My Property Taxes Increased, But I Disagree With the Assessed Value. Now What?

According to the Minnesota Department of Revenue,

“Each spring your county sends you a Notice of Valuation and Classification. Three factors that affect your tax bill are:

  1. The amount your local governments (town, city, county, etc.) spend to provide services
  2. The estimated market value of your property
  3. The classification of your property (how it is used)

The assessor determines the value and classification of your property; you may appeal if you disagree.”

Every March 31, counties throughout Minnesota mail out property tax statements, which outline property value for taxes payable for the current year, how your tax burden is calculated (taxes and credits), as well as any change to your home’s taxable market value.

This last number can be fun to see. For instance, if you recently purchased a home for $225,000 and the taxable market value is now $237,500, it feels like instant equity. Cha-ching!

However, this number directly correlates to an increase in the dreaded total property tax amount. And an increase here can mean cutting back on fun stuff like vacations and artisan cocktails. Wa-waaaa…

While many things factor into how property tax is calculated, it’s essentially derived by crunching numbers from real estate assessments and recent comparable sales. This is not the same as fair market value. It’s also a lagging indicator, meaning that whether prices are rising or falling, your tax obligation will not reflect this change until the following year.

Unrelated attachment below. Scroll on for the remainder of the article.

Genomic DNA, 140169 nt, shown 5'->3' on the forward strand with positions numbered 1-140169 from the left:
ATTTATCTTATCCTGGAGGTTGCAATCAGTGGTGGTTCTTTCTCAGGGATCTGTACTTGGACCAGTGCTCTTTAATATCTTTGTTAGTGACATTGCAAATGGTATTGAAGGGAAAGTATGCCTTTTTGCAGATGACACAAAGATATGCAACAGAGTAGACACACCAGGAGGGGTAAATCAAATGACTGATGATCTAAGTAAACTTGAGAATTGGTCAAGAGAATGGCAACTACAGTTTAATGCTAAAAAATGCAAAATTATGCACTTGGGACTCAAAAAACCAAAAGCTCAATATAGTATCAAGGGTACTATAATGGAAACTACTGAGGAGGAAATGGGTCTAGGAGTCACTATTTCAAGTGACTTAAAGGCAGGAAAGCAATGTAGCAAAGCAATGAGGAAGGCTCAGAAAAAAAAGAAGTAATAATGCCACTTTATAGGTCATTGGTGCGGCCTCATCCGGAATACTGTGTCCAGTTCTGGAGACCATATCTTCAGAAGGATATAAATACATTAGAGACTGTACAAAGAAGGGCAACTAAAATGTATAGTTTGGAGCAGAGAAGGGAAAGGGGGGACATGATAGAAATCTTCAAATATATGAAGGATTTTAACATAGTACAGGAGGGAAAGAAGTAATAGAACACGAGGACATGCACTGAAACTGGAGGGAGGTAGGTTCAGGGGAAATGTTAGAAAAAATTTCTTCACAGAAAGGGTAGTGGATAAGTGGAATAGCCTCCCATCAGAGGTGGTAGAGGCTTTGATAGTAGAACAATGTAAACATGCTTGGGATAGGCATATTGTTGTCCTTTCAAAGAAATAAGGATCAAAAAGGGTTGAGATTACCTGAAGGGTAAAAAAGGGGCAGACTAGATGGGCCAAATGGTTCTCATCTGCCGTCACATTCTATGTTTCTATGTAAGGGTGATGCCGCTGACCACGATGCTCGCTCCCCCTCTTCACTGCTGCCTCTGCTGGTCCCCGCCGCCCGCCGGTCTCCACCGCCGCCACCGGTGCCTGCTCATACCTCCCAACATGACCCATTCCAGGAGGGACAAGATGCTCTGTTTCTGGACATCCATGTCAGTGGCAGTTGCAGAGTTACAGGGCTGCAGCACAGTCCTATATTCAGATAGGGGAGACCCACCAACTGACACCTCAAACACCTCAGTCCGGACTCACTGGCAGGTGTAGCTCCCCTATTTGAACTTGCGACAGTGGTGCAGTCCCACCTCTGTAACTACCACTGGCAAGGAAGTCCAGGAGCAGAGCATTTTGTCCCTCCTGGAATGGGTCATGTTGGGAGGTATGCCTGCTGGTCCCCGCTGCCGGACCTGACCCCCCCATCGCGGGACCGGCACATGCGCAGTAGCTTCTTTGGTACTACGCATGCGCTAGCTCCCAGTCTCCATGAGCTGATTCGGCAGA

If the new number you’re seeing on your property tax statement seems exorbitant, or you simply don’t know how you can wrangle another dollar for the Regional Rail Authority, there’s hope! The Minnesota Department of Revenue allows owners to appeal their assigned value and classification.

Additionally, certain households may qualify to pay less by way of a:

  • Property Tax Refund (income-based),
  • Special Homestead Credit Refund (more than 12% increase, or at least $100 and not due to improvements on the property), or
  • Senior citizen property tax deferral.

To find out about any of these options, visit the Minnesota Department of Revenue website.

Or, for a more comprehensive market analysis based on the unique characteristics of your home and property, and compared to similar, recently sold homes, contact me to chat!

(While renters don’t pay this type of tax, they may qualify for a refund, nonetheless.

Angela Anderson, REALTOR® RE/MAX Results HomesMSP Team

612-396-3654 cell/text

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Having lived both in St. Paul and Minneapolis, and now in St. Louis Park, I know the whole metro well. I especially love helping sellers prepare for what can sometimes be a whirlwind experience, and guiding first-time homebuyers throughout the Twin Cities to achieve their dream of home ownership.

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